Pineapple & Coconut Braised Pork Ribs Ingredients

PREP TIME 30 MINS | COOKING TIME 45-60 MINS | SERVES 5-6

INGREDIENTS

  • 1 & 1/2 kg pork spare ribs, cut into individual ribs
  • 1 whole large fresh pineapple, divided
  • 200ml (approx. 3/4 cup) juice from half of the pineapple
  • 4 & 1/2 cups coconut cream
  • 6 red bird’s eye chili, finely minced
  • 6 shallots, finely minced
  • 2 bay leaves
  • 2 star anise
  • 1 cinnamon stick (or alternatively, 1 tbsp cinnamon powder)
  • 1/2 bulb garlic, finely minced
  • 6 tbsp panutsa or brown sugar
  • 4 tbsp ginger, finely minced
  • 1 & 1/2 tbsp coriander powder
  • Fish sauce, to season
  • Salt & pepper, to taste
  • Soy sauce, to season

METHOD

  1. In a large wok (kawa) over high heat, sear the ribs until browned and develops a crust on all sides. Set aside.
  2. Turn the heat down to low and add a portion of the coconut cream (about 1/4 cup) into the wok. Simmer until the coconut oil separates from its curd.
  3. In the now separated coconut oil, sauté the finely minced aromatics (shallots, garlic, and ginger) altogether. Sauté until aromatics are translucent.
  4. Turn the heat up to high. Return the seared pork ribs back to the wok and then pour in the pineapple juice, remaining coconut cream, all the spices, soy sauce, and fish sauce.
  5. Cover, bring to a medium boil, and then immediately turn the heat down to low.
  6. Meanwhile, in a medium heated pan, sear the cubed pineapples until browned and caramelized.
  7. For the last 15 minutes of simmering, add in the seared pineapple. Simmer the dish uncovered, just until the pineapple has absorbed the sauce. Season with salt and pepper to taste.
  8. Serve with steamed white rice. A little bowl of patis (fish sauce) with crushed chilies is a good accompaniment to this. Enjoy!

Pineapple & Coconut Braised Pork Ribs

You can technically call this dish “ginataan”, and you might also find resemblance with hamonado because of its “fruitful” ingredient – pineapple and a hint of “curry-ness” from the added dry spices.

I hope you’ll like this recipe.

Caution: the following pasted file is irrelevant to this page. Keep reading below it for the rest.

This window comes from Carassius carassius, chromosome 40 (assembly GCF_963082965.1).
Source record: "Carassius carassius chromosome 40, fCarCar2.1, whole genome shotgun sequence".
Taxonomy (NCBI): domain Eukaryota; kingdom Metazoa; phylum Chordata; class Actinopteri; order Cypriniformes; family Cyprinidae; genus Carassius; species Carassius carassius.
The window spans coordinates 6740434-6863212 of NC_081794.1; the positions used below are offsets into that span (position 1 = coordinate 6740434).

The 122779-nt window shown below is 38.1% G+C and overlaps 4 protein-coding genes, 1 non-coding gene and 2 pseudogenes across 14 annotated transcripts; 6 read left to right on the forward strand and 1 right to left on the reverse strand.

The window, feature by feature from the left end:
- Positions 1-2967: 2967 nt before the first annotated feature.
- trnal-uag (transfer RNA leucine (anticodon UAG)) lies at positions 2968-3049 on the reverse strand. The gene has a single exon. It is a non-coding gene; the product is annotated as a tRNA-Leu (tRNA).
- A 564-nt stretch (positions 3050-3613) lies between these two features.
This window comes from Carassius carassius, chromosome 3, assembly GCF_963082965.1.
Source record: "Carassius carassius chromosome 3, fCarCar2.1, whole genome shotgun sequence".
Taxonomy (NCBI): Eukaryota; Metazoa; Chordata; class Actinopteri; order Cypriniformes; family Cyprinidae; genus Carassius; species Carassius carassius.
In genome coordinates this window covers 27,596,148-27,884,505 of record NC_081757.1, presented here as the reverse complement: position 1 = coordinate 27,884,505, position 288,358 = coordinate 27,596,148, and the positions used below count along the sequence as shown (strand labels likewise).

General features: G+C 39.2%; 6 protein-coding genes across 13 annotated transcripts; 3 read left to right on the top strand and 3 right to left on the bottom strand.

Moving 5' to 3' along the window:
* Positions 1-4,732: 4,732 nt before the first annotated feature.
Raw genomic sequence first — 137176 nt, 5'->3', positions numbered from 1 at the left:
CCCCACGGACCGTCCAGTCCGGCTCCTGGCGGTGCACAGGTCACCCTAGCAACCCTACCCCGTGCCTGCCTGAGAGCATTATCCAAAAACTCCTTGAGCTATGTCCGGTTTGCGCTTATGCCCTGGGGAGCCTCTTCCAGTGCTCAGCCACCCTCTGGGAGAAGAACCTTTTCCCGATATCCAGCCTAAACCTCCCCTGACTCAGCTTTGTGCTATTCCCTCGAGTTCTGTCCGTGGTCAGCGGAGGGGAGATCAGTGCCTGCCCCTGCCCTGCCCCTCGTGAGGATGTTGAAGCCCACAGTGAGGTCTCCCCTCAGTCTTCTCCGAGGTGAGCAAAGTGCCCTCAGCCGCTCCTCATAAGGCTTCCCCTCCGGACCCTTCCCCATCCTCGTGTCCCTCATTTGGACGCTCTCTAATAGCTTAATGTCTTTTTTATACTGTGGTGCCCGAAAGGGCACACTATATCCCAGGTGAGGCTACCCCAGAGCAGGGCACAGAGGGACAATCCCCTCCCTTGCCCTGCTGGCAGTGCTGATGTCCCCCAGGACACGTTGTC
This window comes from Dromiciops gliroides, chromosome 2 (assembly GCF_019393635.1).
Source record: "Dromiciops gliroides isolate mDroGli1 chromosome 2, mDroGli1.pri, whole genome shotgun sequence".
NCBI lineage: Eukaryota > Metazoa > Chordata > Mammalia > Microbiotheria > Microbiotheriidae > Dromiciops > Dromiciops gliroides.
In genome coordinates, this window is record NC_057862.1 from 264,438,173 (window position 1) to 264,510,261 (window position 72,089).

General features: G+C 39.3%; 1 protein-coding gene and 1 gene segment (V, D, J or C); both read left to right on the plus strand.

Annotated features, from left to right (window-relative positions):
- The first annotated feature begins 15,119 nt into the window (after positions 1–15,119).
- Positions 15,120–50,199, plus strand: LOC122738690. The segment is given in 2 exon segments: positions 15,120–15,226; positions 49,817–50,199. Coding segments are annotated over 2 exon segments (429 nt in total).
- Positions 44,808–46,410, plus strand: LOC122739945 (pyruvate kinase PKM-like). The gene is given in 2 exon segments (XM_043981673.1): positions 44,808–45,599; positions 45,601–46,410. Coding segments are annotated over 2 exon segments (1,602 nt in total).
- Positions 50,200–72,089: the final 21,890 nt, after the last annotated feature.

Photo Courtesy & Recipe Copyright © 2019 | JM de Guzman

BON APPÉTIT

– JM de Guzman

myTaste.com

Spice-roasted Pineapple Cheesecake

Spice-roasted Pineapple Cheesecake

Hello Everyone! Firstly, I would like to apologise if this ends up all over the place in terms of the written content, and if there will be a lot of typos and grammatical errors. I was up at 3:45am this morning to get ready to be out of the house at 5:30am for an early Visita Iglesia Pilgrimage with the ladies from our neighbourhood association. Visita Iglesia, or known as the Seven Churches Visitation is a pious Roman Catholic Lenten tradition to visit seven churches on the evening of Maundy Thursday or Good Friday and recite the Stations of the Cross. Until the 1970s, pilgrims recited all fourteen stations in every church, but the more recent form is to pay two stations per church visited. We visited seven churches in the province of Batangas and Tagaytay. This was the very first time I’ve ever been on a Visita Iglesia Pilgrimage and the beautiful churches that we have in the Philippines astounded me.

Moving forwards, yes I am well aware that it is only a Tuesday but today is a very special day for Amcarmen’s Kitchen! I asked my followers over on Instagram to guess why it is a special day, and shared some throwback pictures that were posted on this day from the past as clues. Unfortunately, no one took part in guessing what day it is today *sad face*

Spice-roasted Pineapple Cheesecake

AMCARMEN’S KITCHEN TURNS 5 TODAY!

I say this every year, but I will forever be thankful for all the support from my family and friends. Thank you to the friends who have encouraged and praised my dishes ever since before Amcarmen’s Kitchen was born. Thank you to that one specific person who gave me that push I needed to actually start up my own blog. We don’t talk anymore just because we saw too many things differently, and thus unfortunately are not friends anymore. Thank you to my family and friends who have been there to gobble up the results of my cooking adventures. Of course, a very big thank you to my Mom as well for many things. The main being for teaching me how to cook the basics; it was from here that I developed my skills and techniques in cooking, and expanding my knowledge of various cuisines across the globe. And of course, for (sometimes) being the one that actually preps and cooks the food!